PIRATES OF THE CARIBBEAN: THE CURSE OF THE BLACK PEARL
(2003) Broad comic turns rarely score Oscar nominations, yet Johnny Depp clearly deserves to be in the running for his inspired work in this summer blockbuster that emerged second only to Finding Nemo
in the box office race. Aided by the scripters of Shrek
and The Mask of Zorro
, director Gore Verbinski provided notable visual panache to this rollicking yarn about an eccentric pirate (Depp) and a stalwart blacksmith (Orlando Bloom) who attempt to rescue a governor's daughter (Keira Knightley) from the clutches of a band of supernaturally affected pirates. Bloom and Knightley are suitably striking, while Geoffrey Rush adds the proper degree of hammy menace as the captain of the cursed pirate crew. Still, this movie wouldn't be half as memorable were it not for the patently bizarre turn by Depp, who transforms a conventional anti-hero into a fey, garrulous scoundrel whose antics constantly keep the other characters (and us) wondering what he'll do next. Advertised as containing "over 10 hours of bonus material," the two-disc DVD certainly isn't lacking for content; among its attributes are audio commentaries by key cast and crew members (including Depp), a plethora of deleted scenes, comprehensive "making-of" documentaries, a blooper reel, and a look at the original Disneyland theme park attraction on which the film was based.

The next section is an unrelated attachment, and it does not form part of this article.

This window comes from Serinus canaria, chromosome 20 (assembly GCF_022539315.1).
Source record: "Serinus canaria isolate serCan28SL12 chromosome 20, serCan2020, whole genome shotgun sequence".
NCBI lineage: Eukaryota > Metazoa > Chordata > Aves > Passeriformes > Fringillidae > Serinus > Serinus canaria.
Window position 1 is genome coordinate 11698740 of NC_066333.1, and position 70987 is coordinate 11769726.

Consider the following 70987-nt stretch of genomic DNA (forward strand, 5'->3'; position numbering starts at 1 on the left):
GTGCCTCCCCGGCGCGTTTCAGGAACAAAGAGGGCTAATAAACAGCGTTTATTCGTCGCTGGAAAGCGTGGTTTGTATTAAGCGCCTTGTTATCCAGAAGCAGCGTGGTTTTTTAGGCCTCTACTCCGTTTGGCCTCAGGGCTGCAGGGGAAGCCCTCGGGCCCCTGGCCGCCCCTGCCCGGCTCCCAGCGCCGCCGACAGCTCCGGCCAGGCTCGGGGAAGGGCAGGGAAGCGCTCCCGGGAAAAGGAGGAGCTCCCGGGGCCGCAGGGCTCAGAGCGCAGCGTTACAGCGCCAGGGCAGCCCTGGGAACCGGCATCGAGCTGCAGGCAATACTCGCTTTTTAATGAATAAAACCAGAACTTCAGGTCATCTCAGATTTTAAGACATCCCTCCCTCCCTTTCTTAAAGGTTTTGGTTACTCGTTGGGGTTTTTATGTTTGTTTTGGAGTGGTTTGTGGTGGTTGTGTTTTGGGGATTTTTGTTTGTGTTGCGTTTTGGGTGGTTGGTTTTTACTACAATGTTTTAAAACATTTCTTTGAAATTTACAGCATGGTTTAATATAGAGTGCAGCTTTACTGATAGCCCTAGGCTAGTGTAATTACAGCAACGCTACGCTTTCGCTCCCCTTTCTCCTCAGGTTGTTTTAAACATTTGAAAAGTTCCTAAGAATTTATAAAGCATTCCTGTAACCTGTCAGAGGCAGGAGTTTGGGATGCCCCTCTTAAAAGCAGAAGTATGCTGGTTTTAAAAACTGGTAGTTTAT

TO LIVE AND DIE IN L.A. (1985) Looking like a Michael Mann production but bearing the name of William Friedkin as director, this stylish drama casts CSI's William Petersen as a no-nonsense federal agent hell-bent on taking down the counterfeiter (Willem Dafoe) who killed his partner. There's not really much substance here, but the film looks great, offers a startling plot development toward the end, and showcases a grabber of a car chase that compares favorably with the classic one from Friedkin's The French Connection. Extra features include audio commentary by Friedkin, a worthless deleted scene, an interesting bit on the alternate ending that was filmed (and immediately discarded by Friedkin) after the studio balked at the original ending, and a photo gallery. The DVD loses points, though, for blowing a no-brainer -- i.e., not including the music videos (or at least an audio-only option) for the Wang Chung songs (the title track and "Wait") that propel the soundtrack.